Who am I?
I grew up in a large family. My parents had my dads elderly uncle and my moms mother living with us and we also opened our home to relatives and troubled teens. My father and his brothers were all WWII veterans. They served their country with great patriotism and then received good educations because of the GI Bill. My father never forgot the power of government to help build a solid middle class. Though we often disagreed (my family was Republican), we shared the belief that America is a land of opportunity, and that all who live here should have a chance for a better life.
I worked my way through the University of New Hampshire by holding jobs in factories, hotels, and restaurants. Afterwards, I met my husband of 30 years, then serving in the US Army. We were stationed at an Army Medical Center during the Vietnam era, and I saw the terrible physical and psychological damage that war causes. I also saw the enormous sacrifices military families make, and to this day I am proud to be an advocate for our troops and their families.
Returning to New Hampshire, I earned a Masters Degree in Public Administration. I then worked and raised a family. I was a Social Worker and Administrative Director for several years, developing and running various programs. I wrote a proposal for and helped launch a non-profit Social Service Agency in Maryland, and served on its Board of Directors. I taught Current Issues and American History at a community college in Maryland for several years, and had a similar class for 15 years for retired diplomats, federal employees, and other professionals in the Washington area. I also chaired our local Mayors Taskforce on Senior Housing.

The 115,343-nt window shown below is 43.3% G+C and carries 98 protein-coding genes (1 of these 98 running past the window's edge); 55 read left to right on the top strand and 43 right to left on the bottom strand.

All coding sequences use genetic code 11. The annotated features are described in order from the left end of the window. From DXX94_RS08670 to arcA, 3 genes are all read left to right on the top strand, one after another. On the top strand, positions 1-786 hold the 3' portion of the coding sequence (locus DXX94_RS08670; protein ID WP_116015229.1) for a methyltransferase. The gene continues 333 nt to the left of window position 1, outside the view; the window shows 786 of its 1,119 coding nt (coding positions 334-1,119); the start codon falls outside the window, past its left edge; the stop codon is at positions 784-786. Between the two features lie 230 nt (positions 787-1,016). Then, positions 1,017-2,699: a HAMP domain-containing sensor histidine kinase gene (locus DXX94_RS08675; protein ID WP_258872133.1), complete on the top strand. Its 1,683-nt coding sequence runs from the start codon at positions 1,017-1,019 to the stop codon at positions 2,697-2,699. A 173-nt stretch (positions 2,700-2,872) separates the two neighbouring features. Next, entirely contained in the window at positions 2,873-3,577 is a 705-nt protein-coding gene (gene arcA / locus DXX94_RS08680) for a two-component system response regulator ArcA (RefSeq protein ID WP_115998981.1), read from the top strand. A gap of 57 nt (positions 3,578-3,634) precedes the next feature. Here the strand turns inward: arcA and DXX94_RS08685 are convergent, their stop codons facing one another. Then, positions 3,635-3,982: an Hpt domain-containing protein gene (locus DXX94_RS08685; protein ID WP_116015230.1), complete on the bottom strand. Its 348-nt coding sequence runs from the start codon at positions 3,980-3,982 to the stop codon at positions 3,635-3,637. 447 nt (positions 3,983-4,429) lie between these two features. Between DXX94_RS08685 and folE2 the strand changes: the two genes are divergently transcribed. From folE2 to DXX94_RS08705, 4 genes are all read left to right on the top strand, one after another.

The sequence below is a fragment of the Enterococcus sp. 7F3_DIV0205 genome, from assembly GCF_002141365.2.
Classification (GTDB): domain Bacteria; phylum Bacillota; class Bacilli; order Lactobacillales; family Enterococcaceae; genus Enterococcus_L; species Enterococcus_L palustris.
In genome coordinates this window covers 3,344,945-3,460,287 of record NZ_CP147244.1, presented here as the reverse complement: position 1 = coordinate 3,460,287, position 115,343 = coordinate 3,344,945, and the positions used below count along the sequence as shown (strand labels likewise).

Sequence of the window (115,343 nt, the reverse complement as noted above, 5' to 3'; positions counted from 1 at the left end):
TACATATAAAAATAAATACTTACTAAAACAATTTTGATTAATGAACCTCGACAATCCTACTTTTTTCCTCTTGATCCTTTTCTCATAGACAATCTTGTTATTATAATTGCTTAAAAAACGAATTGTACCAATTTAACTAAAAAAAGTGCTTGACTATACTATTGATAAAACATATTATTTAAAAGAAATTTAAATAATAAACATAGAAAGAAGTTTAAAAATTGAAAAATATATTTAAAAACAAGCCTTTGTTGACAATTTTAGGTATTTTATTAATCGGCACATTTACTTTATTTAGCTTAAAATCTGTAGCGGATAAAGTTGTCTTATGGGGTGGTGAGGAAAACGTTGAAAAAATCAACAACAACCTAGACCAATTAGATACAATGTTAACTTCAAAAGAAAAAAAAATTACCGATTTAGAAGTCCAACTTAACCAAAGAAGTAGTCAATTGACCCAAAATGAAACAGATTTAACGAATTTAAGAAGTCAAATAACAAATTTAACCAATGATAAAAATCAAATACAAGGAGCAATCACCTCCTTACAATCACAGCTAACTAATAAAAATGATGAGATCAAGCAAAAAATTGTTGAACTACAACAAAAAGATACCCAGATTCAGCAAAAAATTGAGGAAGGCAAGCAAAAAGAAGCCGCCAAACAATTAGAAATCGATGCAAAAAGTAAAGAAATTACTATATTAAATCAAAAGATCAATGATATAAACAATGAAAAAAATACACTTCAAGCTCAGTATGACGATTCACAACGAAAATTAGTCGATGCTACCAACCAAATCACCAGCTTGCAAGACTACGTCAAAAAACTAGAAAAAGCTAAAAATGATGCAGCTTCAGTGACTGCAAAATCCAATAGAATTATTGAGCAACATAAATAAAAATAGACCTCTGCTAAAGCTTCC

After 2001, I began focusing on political change full-time. I worked in the New Hampshire Democratic presidential primaries and in the Kerry campaign, and chaired the Rochester City Democrats.
Volunteering in New Orleans after Katrina, I saw the miserable federal response, and realized NH needed a representative who would speak up for what I called in 2006 "the rest of us, the bottom 99%." I decided to run for Congress. My 2006 campaign was called the Cinderella Campaign because people did not believe that a candidate could win without corporate PAC or DC lobbyist money. My grassroots supporters and I proved them wrong. I was the first woman ever elected to national office from NH and was elected to Congress twice, to fight for the rest of us.
Why am I running?
When I first ran for office in 2006, my slogan was running for the rest of us, the bottom 99% who have been left behind. I am now running for a third term, and the reason for running has not changed at all. During my two terms serving the good people of New Hampshire's First District, I always worked for what I call the bottom 99% of Americans, and I never forgot that public office is a public trust. I was honored to pass legislation to help active duty soldiers and veterans, families, working men and women, senior citizens, students, and small businesses. I am running again because I believe America must remain the land of opportunity for your children and mine, and Americans needs progressive voices in Congress who are committed to opportunity and fairness for all. I believe that education is the key to prosperity, that renewable energy is key to our physical and environmental well-being, economic future, and our national security, and that shipping jobs overseas hurts American workers and also weakens our country. I believe that fostering job creation and investing in America and our people are both good business decisions and good moral decisions, and that we can reduce the debt without dismantling essential programs. My parents lived the American dream. I still believe in it. And Im running for office to make that dream a possibility for all.